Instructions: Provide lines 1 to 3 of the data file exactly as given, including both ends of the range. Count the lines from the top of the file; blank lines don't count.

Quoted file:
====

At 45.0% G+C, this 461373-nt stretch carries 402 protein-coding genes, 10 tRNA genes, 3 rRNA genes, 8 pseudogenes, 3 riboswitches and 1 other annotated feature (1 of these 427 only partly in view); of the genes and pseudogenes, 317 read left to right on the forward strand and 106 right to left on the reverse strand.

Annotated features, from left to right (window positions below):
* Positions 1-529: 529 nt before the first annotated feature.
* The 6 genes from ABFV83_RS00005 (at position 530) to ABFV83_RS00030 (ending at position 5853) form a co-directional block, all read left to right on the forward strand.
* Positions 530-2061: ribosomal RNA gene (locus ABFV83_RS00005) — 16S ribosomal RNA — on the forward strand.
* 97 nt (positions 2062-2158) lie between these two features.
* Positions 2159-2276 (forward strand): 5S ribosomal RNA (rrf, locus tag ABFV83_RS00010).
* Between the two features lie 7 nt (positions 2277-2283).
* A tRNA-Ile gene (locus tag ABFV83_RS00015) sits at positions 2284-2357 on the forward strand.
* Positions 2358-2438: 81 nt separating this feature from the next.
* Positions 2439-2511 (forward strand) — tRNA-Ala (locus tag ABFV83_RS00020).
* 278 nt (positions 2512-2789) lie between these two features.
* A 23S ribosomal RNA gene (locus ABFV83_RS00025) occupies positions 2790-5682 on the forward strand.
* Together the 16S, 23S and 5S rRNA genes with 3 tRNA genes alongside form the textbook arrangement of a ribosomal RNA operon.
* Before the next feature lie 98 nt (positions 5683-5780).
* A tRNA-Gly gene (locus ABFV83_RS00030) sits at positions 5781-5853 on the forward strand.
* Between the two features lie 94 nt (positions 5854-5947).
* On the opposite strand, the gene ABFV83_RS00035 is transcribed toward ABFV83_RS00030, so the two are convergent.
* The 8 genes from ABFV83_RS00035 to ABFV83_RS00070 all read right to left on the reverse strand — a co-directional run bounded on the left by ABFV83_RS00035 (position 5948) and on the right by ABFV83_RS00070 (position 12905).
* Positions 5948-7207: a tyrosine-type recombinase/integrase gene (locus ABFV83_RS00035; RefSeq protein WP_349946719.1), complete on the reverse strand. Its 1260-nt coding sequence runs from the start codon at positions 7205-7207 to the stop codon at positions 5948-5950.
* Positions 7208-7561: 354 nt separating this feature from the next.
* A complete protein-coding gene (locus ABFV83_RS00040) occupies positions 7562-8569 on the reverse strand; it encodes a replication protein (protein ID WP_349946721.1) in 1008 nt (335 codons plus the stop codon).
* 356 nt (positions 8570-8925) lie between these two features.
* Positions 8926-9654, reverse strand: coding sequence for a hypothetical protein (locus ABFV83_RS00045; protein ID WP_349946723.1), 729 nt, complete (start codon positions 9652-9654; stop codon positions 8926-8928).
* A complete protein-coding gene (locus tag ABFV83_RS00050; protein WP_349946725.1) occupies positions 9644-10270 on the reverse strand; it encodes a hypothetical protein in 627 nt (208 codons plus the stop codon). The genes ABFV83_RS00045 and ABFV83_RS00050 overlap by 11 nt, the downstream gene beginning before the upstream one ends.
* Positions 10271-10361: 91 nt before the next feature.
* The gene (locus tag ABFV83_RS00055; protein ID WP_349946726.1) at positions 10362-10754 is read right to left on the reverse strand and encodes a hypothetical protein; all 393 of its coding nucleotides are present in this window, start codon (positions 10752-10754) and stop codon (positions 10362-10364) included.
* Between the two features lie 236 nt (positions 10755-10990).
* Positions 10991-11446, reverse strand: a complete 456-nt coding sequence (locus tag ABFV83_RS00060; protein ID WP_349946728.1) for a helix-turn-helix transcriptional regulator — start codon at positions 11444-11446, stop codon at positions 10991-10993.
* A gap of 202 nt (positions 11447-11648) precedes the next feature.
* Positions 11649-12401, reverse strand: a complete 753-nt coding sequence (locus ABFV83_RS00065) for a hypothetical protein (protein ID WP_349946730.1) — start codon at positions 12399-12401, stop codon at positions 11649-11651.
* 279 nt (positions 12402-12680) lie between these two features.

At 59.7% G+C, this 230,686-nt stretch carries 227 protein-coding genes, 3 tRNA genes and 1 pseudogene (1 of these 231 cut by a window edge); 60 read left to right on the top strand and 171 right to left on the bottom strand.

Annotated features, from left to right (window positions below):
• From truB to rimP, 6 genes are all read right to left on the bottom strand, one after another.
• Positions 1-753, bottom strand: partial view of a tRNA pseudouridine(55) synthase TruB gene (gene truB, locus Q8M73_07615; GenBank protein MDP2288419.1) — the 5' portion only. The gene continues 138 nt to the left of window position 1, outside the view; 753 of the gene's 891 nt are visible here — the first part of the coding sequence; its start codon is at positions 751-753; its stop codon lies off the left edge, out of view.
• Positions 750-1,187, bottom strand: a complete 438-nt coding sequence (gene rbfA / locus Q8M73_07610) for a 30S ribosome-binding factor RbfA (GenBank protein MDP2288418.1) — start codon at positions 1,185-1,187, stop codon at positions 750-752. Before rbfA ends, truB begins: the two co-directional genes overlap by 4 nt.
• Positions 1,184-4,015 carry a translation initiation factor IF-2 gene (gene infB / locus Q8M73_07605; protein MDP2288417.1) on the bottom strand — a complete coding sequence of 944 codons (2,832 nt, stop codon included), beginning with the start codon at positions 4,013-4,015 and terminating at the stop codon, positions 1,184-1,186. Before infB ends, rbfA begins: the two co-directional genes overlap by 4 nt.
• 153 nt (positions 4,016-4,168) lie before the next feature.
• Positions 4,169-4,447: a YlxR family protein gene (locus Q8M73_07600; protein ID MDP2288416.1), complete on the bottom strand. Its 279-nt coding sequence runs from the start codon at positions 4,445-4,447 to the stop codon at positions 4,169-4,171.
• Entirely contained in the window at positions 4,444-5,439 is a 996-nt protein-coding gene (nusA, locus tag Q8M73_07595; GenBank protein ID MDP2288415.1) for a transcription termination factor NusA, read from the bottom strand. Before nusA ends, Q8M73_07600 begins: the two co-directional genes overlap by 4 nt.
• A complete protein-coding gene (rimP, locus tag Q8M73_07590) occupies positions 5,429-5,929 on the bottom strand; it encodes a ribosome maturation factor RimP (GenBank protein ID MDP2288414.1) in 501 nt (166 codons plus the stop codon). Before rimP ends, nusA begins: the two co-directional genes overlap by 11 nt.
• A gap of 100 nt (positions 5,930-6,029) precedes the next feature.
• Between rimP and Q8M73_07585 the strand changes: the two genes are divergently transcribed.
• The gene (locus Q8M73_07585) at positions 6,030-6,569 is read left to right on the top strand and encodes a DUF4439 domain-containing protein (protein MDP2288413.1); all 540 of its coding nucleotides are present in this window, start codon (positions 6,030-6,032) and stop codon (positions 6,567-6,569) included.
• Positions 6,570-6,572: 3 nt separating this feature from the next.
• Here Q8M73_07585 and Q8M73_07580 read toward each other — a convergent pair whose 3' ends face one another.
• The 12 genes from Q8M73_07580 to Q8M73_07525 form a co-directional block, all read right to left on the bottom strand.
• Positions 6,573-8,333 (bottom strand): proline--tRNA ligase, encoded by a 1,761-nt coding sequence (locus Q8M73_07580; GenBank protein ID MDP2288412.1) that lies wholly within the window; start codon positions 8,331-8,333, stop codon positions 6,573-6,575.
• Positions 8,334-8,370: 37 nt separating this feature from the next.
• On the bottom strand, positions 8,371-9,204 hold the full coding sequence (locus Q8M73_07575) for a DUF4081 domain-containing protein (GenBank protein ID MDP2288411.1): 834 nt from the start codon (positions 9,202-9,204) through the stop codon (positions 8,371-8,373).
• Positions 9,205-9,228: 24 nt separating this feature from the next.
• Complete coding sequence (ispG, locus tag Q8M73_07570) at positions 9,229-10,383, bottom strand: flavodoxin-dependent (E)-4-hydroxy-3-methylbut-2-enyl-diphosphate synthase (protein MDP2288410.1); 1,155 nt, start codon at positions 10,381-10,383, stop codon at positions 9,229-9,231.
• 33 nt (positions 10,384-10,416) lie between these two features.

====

At 45.0% G+C, this 461373-nt stretch carries 402 protein-coding genes, 10 tRNA genes, 3 rRNA genes, 8 pseudogenes, 3 riboswitches and 1 other annotated feature (1 of these 427 only partly in view); of the genes and pseudogenes, 317 read left to right on the forward strand and 106 right to left on the reverse strand.

Annotated features, from left to right (window positions below):
* Positions 1-529: 529 nt before the first annotated feature.